Delta Drama staged a virtual production of “The War of the Worlds,” a famous radio play based off of English author H.G. Wells’ 1898 novel Dec. 4 through Dec. 6.
“The War of the Worlds” details 12 days in which invaders from Mars attack Earth.
The decision to put on a virtual production in favor of a stage production was made after the COVID-19 pandemic forced Delta College to suspend in-person instruction for the Fall 2020 semester.
Cast member Navaz Khan transferred to the Pacific Conservatory Theatre after graduating from the Delta Drama program in 2019. However, he found himself back in Stockton after his new school shut down for the semester.
Khan auditioned for the role of Professor Pierson in “The War of the Worlds” so he could continue acting while he was home.
“We had to send in a self-tape, performing one of the monologues in the play,” Khan said. “It was new for me, but very common for film and certain instances where an in person meeting can’t be arranged for a stage audition.”
Khan said being a part of the production was a unique experience as it was “kind of a ‘Frankensteined’ monster mix of a stage play, radio play, and film.”
Although the cast and crew couldn’t come together in person, Khan said much of the pre-production process was the same as it normally would’ve been if they were able to convene.
“We prepared a lot before we actually started rehearsing by, what we call, table work,” Khan said. “In other words, discussing the play and dissecting it as a literary piece first and foremost.”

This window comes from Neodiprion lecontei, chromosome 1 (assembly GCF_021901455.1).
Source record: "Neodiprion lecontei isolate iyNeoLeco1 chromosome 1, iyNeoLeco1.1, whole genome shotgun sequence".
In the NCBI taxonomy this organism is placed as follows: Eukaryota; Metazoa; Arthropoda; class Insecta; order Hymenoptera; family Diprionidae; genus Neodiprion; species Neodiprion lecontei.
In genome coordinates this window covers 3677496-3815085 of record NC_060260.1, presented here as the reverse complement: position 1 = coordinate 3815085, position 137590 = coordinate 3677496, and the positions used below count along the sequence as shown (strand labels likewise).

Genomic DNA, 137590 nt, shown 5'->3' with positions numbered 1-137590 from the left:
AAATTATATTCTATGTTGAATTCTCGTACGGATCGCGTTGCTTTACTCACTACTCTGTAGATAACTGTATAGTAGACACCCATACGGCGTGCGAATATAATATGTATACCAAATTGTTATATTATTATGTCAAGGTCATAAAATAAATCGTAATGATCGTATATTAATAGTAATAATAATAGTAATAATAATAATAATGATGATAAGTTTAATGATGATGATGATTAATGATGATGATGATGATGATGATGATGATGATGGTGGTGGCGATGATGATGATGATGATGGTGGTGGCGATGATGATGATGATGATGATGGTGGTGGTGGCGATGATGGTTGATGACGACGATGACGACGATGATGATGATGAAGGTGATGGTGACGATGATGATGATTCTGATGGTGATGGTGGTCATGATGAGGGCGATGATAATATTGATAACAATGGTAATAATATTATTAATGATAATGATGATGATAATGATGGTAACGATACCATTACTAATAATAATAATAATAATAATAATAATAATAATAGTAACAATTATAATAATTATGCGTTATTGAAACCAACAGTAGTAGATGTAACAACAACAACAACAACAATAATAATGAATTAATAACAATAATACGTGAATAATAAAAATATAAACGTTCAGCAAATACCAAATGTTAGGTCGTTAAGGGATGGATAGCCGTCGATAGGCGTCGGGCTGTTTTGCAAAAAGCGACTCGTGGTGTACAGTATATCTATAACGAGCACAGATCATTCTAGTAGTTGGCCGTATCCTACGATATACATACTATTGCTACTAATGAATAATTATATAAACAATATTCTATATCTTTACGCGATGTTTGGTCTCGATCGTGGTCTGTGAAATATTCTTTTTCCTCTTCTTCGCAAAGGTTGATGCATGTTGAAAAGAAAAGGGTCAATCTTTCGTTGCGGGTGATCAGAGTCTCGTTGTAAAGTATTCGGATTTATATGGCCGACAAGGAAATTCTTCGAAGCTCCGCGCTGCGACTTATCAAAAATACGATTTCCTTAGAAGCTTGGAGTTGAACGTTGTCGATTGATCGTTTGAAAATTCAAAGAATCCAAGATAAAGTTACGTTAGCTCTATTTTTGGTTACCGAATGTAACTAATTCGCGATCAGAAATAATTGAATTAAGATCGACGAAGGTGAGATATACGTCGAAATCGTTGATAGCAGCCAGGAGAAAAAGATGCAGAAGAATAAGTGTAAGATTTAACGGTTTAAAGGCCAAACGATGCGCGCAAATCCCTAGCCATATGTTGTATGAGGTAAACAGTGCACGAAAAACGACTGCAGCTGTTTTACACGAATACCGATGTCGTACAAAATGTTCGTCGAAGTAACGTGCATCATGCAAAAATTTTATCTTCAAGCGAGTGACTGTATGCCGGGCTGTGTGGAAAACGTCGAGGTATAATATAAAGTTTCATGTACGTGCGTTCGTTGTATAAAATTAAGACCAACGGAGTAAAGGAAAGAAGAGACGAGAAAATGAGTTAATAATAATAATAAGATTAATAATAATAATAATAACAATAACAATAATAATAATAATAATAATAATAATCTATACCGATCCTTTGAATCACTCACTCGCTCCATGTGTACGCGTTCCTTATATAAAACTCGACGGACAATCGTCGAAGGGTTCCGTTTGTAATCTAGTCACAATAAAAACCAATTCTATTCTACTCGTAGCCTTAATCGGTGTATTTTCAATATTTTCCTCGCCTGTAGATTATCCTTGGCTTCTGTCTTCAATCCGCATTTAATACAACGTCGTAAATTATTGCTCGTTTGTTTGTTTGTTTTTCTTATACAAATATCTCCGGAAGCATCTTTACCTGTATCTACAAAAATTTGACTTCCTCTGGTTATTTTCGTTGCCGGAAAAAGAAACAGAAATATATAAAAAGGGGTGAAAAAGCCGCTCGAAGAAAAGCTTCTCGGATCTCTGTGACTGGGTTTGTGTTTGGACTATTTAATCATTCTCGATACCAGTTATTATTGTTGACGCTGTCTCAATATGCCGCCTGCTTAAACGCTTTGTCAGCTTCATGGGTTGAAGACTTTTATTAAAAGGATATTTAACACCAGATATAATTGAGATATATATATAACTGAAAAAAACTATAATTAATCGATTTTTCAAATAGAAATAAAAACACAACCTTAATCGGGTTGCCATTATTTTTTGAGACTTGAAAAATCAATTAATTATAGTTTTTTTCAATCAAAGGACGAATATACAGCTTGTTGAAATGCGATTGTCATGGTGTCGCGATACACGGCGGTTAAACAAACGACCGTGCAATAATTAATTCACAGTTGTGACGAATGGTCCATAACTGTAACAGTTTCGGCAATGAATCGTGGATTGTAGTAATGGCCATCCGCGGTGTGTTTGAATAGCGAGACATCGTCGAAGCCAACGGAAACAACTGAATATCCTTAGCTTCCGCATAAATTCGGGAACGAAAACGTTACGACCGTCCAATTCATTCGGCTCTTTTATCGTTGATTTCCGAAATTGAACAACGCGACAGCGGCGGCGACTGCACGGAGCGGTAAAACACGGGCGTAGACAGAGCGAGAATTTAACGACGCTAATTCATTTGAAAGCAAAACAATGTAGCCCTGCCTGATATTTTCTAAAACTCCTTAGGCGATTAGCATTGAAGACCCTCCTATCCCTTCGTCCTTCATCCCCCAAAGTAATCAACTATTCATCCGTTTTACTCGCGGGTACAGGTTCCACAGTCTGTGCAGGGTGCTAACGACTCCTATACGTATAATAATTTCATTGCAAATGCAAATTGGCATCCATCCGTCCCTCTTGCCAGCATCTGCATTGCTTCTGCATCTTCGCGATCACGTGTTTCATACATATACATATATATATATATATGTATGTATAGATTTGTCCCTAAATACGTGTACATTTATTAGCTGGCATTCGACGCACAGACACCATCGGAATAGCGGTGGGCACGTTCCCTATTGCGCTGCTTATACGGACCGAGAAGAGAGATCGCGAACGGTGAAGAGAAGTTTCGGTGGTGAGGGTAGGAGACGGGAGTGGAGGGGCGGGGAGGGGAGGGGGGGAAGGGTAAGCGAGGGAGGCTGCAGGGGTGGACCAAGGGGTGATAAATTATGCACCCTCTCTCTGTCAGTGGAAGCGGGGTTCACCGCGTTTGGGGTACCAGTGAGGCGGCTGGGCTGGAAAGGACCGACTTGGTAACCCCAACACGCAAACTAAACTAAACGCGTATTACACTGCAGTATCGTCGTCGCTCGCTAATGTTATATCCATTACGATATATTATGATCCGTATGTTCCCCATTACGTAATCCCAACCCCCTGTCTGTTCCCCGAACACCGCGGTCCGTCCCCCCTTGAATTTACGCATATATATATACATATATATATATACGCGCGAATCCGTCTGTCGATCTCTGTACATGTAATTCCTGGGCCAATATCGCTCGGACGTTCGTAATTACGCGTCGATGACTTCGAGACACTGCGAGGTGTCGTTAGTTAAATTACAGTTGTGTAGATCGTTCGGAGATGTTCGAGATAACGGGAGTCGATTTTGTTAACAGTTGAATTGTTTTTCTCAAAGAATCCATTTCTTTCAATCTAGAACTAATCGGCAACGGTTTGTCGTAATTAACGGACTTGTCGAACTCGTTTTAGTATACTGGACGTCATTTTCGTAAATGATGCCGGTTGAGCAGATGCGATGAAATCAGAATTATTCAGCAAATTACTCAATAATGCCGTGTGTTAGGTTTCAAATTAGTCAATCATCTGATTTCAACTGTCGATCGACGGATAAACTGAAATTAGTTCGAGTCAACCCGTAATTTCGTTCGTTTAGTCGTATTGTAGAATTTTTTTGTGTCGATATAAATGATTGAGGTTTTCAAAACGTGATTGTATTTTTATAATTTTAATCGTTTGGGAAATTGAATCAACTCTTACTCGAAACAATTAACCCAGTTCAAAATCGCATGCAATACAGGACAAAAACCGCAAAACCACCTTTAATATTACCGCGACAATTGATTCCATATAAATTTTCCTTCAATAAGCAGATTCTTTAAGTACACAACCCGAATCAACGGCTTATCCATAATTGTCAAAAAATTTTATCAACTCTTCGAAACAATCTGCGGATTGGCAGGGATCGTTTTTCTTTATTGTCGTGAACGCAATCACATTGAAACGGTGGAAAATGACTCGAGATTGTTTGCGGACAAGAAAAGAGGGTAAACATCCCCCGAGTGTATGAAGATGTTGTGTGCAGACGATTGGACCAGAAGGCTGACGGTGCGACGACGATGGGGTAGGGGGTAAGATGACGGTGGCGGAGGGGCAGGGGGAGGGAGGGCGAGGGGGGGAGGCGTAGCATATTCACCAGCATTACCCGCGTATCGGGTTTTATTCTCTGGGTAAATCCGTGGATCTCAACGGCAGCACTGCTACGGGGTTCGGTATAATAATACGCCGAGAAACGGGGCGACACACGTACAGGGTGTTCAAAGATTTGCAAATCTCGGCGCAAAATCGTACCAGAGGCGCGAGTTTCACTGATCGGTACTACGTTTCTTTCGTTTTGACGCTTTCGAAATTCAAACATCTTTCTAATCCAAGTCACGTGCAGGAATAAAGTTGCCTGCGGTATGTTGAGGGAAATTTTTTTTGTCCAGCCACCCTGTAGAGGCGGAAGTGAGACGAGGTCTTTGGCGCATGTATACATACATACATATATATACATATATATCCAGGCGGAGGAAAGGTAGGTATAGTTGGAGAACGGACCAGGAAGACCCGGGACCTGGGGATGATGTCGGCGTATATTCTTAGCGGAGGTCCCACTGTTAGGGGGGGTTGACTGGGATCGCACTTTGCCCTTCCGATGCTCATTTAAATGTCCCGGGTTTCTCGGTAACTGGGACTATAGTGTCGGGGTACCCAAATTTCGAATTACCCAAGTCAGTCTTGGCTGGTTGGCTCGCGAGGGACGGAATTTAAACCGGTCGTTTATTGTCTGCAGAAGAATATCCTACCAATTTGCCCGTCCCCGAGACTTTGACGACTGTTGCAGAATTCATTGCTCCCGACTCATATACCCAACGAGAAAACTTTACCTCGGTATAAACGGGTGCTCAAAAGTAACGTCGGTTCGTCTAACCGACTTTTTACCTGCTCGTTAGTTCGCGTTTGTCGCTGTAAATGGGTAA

After table work was complete, rehearsals began via Zoom.
“We put this together by going through the play piece-by-piece and making sure we knew where point A met with point B and so on,” Khan said.
Cast member Megan Silva, who had the role of an announcer, said this was her first show with Delta Drama. Prior to “The War of the Worlds,” Silva performed with Kudos Children’s Theatre and the American Musical Dramatic Academy (AMDA).
Silva said the biggest challenge for her when working on this production was adapting to acting on camera, which is something she had never done in her 13-year acting career.
“Some things were different than acting onstage, for example, knowing where to look,” Silva said.
Silva said working on this production brought a little bit of light to a year which presented many hardships.
“It really alleviated the 2020 loneliness I’ve been dealing with,” Silva said.
Silva, who is also a pianist, arranged and performed the music for the show.
“I have a bunch of 1930s sheet music from my great grandma,” she said. “When I first read the script, I noticed I had the sheet music for a song mentioned in the script.”
She sent an email to director Greg Foro, offering to provide music for the interludes.
“I’m really grateful I was given the opportunity to perform music in my first show at Delta,” Silva said.
Silva said she even formed friendships with several of the other cast members.
“This is my first year at Delta, so I was happy to finally get to know some of the people I’m going to school with,” Silva said. “I met some really amazing people in this show that I’ll stay in contact with even though the show has ended.”
Janice McClellan, a lifelong theater fan who viewed the show, said she watched “The War of the Worlds” because she was intrigued to see how it would translate into a virtual performance.
“With all of the new constraints we are currently experiencing, I’m glad to see the arts and especially theater continuing to produce creative and enjoyable shows,” McClellan said.
Delta Drama’s next virtual production will be of “Twilight: Los Angeles, 1992” on Dec. 11 at 7 p.m. More information can be found at deltadrama.com.